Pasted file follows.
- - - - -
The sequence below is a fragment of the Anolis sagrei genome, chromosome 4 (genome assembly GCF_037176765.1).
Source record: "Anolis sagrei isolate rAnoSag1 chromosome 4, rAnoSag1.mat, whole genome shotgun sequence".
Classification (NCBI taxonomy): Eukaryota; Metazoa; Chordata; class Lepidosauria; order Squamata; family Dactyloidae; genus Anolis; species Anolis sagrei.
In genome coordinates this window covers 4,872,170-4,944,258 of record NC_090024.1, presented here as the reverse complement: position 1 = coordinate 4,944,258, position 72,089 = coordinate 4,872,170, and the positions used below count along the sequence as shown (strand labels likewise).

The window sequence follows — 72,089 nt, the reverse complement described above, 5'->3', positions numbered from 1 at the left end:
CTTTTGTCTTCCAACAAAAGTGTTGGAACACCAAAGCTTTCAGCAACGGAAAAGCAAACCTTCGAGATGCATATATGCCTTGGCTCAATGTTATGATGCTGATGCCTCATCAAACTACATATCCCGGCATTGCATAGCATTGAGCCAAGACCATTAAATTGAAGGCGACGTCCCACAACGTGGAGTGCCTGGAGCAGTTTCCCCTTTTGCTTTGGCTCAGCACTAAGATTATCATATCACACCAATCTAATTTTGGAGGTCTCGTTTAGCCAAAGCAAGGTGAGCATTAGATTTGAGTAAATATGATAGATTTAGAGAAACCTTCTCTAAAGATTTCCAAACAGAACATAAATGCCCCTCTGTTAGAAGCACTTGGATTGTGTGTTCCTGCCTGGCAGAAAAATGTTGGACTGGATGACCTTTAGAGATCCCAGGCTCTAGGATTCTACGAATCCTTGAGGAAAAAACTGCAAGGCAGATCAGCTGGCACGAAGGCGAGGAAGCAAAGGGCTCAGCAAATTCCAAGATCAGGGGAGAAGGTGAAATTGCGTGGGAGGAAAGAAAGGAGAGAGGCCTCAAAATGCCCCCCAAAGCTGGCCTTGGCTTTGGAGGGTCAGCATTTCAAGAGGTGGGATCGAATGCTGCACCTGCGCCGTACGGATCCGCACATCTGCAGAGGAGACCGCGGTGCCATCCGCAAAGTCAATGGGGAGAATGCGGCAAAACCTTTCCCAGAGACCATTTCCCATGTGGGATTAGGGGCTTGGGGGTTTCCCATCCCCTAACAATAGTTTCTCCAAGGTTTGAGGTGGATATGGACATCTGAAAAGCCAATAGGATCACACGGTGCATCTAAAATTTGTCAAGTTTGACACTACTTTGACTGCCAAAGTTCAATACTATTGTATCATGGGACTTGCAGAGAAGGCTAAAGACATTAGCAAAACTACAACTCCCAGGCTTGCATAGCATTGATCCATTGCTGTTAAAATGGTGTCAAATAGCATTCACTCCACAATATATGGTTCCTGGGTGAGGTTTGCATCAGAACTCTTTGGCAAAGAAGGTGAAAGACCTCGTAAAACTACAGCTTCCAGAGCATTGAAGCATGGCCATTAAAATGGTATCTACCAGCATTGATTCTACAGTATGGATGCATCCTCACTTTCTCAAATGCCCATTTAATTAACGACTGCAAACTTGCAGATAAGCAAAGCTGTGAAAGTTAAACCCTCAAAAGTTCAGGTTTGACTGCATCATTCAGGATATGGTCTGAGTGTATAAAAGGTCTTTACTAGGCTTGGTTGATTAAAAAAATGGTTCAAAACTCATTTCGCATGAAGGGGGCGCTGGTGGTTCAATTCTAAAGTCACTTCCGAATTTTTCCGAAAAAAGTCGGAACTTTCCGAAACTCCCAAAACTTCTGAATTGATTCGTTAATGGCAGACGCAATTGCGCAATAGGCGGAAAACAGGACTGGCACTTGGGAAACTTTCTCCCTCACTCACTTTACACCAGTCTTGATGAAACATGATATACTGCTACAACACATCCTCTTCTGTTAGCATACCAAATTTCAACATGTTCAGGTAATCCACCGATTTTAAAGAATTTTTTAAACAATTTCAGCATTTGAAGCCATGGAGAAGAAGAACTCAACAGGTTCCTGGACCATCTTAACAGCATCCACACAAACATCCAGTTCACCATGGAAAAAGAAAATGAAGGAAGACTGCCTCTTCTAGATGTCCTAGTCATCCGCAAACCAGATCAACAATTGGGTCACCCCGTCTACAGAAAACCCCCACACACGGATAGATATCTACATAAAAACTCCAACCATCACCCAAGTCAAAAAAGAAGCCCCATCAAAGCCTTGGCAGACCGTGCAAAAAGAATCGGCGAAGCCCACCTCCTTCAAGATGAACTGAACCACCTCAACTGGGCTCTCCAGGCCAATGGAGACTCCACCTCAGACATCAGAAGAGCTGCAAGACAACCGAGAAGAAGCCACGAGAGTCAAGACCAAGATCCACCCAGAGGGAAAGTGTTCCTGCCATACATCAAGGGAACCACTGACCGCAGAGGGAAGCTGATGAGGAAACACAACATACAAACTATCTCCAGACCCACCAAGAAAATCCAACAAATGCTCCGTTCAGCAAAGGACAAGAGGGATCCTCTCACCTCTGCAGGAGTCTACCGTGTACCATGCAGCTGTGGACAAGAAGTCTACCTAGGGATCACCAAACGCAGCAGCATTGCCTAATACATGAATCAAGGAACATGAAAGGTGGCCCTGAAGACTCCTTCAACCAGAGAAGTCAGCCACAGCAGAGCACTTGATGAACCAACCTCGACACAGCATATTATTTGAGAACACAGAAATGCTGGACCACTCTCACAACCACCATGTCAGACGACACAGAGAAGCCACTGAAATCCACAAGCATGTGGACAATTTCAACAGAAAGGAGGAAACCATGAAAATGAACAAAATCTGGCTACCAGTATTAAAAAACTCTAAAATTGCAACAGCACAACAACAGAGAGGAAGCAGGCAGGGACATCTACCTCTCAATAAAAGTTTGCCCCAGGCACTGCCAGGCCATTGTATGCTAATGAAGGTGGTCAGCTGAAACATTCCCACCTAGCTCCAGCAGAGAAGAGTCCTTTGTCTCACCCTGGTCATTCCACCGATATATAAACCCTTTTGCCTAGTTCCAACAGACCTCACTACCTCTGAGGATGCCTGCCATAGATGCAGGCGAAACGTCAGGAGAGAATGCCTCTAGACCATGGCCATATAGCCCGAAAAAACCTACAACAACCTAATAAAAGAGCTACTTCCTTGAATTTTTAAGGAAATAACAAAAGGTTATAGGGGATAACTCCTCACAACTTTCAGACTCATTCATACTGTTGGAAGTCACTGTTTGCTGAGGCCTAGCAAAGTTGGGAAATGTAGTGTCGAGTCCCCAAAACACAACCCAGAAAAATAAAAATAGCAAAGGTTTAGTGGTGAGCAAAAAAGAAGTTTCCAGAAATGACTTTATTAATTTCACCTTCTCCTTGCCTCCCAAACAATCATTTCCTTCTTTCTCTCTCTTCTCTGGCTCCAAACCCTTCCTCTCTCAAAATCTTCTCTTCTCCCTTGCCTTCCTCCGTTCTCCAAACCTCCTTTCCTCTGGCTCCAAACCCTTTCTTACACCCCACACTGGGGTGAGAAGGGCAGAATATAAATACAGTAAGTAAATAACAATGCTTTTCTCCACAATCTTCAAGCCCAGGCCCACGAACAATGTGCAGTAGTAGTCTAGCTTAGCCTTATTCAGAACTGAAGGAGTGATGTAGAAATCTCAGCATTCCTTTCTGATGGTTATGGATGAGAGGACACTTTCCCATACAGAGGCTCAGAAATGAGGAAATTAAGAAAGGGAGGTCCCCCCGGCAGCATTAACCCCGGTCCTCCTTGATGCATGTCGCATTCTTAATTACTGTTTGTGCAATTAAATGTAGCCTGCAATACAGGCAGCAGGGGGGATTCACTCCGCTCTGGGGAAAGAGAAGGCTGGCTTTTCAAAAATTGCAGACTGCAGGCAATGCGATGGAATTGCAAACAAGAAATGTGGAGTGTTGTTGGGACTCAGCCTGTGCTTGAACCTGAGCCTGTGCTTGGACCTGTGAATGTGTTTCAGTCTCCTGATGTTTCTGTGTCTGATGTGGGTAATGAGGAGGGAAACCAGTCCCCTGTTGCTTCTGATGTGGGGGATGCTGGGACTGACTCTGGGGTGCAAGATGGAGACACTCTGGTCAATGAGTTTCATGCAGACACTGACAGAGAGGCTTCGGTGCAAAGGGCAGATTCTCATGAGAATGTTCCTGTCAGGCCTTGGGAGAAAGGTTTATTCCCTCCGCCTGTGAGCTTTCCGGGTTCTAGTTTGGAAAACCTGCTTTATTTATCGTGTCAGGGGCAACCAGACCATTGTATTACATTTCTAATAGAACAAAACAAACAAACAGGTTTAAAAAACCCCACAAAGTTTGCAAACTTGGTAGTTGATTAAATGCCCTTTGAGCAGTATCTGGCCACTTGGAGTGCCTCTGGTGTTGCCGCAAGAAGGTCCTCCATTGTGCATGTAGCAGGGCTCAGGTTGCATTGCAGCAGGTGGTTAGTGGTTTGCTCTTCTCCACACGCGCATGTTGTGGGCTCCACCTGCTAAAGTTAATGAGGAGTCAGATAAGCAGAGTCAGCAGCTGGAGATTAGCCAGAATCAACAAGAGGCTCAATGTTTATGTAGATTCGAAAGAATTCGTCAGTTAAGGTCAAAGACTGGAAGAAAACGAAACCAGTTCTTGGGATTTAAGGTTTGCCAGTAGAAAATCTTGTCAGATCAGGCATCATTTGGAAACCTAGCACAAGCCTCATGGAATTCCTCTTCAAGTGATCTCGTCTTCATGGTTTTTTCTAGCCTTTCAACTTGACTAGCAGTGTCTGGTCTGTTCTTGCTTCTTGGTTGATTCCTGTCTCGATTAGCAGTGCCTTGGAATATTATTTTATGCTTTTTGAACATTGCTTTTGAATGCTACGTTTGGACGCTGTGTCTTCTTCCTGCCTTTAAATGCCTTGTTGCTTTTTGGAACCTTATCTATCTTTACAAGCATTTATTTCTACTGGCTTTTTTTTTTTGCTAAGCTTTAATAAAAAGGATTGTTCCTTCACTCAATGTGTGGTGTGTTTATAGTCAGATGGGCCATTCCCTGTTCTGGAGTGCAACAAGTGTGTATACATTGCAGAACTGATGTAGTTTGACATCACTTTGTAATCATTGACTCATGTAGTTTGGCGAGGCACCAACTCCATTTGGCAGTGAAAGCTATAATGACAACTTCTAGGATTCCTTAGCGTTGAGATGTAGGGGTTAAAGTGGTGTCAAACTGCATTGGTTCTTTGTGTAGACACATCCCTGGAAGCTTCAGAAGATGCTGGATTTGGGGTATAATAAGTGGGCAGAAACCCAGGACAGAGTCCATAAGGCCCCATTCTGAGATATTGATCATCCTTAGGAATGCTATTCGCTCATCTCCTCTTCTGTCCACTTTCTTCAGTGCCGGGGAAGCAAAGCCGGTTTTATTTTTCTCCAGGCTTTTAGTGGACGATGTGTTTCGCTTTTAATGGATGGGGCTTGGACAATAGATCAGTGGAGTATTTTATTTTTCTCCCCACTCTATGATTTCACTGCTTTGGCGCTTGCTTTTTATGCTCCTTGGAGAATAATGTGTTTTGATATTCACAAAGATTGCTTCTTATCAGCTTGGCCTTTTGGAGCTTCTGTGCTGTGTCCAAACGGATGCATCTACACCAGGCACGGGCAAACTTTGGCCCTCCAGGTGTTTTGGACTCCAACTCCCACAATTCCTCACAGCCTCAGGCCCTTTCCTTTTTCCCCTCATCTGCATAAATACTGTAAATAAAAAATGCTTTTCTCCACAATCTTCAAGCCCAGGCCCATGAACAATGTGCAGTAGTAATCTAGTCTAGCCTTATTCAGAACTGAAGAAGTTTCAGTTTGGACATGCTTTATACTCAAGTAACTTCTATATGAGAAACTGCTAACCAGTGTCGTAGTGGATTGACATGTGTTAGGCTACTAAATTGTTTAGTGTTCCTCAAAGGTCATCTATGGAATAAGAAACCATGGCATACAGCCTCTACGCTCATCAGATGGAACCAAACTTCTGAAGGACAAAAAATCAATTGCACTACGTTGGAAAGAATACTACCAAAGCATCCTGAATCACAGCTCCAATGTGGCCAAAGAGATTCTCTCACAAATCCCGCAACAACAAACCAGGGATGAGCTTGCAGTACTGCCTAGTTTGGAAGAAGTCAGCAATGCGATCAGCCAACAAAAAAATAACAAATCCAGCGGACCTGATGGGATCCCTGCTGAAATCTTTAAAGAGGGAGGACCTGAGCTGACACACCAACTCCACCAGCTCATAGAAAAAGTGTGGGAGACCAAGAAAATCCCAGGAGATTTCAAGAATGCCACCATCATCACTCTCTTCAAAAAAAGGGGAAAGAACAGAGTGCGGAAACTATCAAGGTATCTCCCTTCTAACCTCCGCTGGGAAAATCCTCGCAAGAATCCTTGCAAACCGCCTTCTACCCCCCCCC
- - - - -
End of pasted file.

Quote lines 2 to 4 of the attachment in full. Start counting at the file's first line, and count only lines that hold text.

Source record: "Anolis sagrei isolate rAnoSag1 chromosome 4, rAnoSag1.mat, whole genome shotgun sequence".
Classification (NCBI taxonomy): Eukaryota; Metazoa; Chordata; class Lepidosauria; order Squamata; family Dactyloidae; genus Anolis; species Anolis sagrei.
In genome coordinates this window covers 4,872,170-4,944,258 of record NC_090024.1, presented here as the reverse complement: position 1 = coordinate 4,944,258, position 72,089 = coordinate 4,872,170, and the positions used below count along the sequence as shown (strand labels likewise).